In an admittedly massive oversimplification of why this is, we'll just say that Hashem created the darkness to create a world in which we need to actively search for & strain to see Him—and in the process, find ourselves & see who we really are too.
On pages 7-10, Rav Miller indulges one of my favorite parts of his persona as he describes the different aspects of this darkness. He includes other religions, evolution, communism, American universities, and the creating-heroes-out-of-criminals fanaticism.
I love this because in reading & enjoying it so much, I feel like I'm atoning for my entire youth.
But if you're easily offended, are a politically correct militant, or devoted to indiscriminate egalitarianism (AKA the unrelenting dogma of "I'm okay; you're okay"—no matter what!), you should probably skip it.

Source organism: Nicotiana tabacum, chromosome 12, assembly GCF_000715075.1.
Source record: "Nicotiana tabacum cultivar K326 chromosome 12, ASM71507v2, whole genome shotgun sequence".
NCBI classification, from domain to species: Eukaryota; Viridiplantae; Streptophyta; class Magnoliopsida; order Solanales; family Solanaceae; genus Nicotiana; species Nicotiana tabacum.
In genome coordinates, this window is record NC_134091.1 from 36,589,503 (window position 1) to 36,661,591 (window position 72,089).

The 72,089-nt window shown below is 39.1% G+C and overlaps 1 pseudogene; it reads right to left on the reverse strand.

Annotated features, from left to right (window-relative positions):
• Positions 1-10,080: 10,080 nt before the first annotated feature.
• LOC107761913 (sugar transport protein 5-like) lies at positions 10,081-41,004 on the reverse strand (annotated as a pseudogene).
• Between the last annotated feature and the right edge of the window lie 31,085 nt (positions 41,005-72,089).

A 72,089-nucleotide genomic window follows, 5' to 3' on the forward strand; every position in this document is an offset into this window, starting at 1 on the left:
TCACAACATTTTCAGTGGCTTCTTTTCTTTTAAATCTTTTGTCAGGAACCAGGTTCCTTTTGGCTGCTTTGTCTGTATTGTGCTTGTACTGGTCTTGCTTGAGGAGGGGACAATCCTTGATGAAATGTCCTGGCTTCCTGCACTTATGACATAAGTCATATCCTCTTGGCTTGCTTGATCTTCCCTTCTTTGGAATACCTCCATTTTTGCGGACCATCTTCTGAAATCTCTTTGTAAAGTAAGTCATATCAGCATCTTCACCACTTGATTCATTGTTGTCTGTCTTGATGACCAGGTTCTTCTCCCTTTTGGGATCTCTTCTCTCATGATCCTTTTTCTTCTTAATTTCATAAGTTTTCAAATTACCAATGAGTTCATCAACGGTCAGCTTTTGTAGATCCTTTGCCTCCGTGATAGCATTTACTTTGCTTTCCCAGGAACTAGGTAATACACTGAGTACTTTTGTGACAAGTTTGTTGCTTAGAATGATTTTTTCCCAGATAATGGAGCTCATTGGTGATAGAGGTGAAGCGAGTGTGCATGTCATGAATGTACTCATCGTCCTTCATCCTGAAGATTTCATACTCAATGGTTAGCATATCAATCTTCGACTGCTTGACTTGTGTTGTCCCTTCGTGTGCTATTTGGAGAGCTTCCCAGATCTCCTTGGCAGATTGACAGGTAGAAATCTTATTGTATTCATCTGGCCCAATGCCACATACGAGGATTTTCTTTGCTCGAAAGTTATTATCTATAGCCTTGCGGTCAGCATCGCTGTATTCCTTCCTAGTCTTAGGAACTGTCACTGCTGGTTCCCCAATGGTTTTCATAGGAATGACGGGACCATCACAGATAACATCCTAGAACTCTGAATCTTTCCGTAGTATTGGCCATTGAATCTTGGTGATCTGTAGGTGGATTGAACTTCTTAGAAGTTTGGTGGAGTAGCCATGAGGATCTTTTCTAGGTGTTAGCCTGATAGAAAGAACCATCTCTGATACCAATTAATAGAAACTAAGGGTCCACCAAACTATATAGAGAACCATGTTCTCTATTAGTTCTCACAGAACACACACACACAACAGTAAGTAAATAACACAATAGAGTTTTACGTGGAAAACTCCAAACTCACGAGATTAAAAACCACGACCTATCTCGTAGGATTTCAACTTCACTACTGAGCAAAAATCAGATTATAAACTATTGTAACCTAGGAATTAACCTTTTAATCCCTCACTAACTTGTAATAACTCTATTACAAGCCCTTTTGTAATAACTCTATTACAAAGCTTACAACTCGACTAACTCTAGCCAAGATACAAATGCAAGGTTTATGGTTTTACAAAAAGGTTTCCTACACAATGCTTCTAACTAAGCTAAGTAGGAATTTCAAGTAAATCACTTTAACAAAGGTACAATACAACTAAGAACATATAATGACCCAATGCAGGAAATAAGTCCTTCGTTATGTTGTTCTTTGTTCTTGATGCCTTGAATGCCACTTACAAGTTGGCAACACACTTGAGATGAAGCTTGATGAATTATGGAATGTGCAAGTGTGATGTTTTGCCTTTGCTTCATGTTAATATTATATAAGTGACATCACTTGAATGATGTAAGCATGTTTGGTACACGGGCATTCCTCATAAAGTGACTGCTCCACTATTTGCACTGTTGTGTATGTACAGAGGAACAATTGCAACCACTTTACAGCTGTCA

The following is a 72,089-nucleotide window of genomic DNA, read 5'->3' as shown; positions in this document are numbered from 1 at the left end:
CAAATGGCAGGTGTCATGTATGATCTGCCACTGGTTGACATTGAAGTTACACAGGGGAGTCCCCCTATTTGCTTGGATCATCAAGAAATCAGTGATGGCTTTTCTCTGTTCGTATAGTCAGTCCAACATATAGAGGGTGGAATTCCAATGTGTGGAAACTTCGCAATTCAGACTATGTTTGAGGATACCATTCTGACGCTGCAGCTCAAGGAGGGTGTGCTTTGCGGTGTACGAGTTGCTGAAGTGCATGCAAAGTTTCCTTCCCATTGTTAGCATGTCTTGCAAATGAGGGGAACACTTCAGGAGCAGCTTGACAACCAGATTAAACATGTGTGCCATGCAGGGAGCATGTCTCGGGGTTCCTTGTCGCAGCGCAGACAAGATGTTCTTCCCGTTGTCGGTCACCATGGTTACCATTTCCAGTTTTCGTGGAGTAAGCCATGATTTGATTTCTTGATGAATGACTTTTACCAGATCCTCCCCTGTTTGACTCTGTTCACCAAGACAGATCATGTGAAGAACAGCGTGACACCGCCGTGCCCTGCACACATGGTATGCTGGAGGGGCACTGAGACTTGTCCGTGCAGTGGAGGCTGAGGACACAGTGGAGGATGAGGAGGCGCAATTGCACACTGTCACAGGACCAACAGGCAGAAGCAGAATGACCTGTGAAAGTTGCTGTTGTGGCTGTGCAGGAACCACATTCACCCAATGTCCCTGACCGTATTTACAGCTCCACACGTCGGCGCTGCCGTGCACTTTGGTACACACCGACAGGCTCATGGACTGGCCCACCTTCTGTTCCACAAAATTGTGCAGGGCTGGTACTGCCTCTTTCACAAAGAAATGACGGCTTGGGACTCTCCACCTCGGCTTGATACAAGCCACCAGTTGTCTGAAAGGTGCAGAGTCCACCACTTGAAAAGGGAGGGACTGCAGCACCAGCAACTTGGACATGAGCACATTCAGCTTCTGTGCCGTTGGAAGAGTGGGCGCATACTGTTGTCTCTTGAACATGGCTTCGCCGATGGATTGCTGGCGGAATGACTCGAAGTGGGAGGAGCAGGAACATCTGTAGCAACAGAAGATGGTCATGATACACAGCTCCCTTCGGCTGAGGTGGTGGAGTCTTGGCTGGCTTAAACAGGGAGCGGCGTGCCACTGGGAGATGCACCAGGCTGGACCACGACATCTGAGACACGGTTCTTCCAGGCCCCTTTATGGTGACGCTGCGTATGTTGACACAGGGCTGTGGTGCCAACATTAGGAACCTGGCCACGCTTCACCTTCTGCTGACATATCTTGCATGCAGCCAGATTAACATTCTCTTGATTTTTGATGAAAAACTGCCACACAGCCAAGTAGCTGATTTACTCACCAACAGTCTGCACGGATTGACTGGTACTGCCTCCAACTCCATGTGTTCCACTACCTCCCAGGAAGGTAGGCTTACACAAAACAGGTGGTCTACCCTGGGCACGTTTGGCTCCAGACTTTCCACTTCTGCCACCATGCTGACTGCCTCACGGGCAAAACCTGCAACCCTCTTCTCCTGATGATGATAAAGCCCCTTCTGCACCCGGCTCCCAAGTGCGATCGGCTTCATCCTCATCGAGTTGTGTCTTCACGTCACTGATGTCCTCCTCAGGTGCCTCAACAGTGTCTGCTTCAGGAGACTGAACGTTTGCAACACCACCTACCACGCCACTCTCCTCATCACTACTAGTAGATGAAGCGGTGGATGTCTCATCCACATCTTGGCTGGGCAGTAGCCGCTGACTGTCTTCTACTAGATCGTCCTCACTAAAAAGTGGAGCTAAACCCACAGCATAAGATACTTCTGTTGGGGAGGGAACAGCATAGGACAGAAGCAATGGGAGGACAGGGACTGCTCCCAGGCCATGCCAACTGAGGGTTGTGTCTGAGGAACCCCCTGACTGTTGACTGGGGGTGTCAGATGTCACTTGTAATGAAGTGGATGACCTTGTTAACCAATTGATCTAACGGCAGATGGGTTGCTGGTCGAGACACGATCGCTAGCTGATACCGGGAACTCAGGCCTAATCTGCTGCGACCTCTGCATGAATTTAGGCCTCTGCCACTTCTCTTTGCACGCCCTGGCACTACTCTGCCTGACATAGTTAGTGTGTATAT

He concludes with this (page 10):
But the world just sits like dumb oxen by the radio with their mouths open and listen as the propaganda pours into their heads.
They accept all the lies and all the darkness and all the falsehood that paid performers are pouring in on the airways and their minds are becoming corrupted and stultified and stuffed with garbage more and more.
How many years ago did he call the broadcasters "paid performers"?
He understood before a lot of other people did.
That's the most difficult of all – the greatest of all dangers is the danger of being
deceived about oneself, of not recognizing who we really are.
There are good people who are doing wicked things all the time and don’t realize it!
And that’s because when it comes to oneself, not only is it dark but you’re totally blind.
Even when you kick yourself, when you bang your head against the wall and you
say, “I was wrong! Why did I do it?!”, so while you’re banging your head against the wall, you’re thinking, “What a nice fellow I am that I'm doing this.”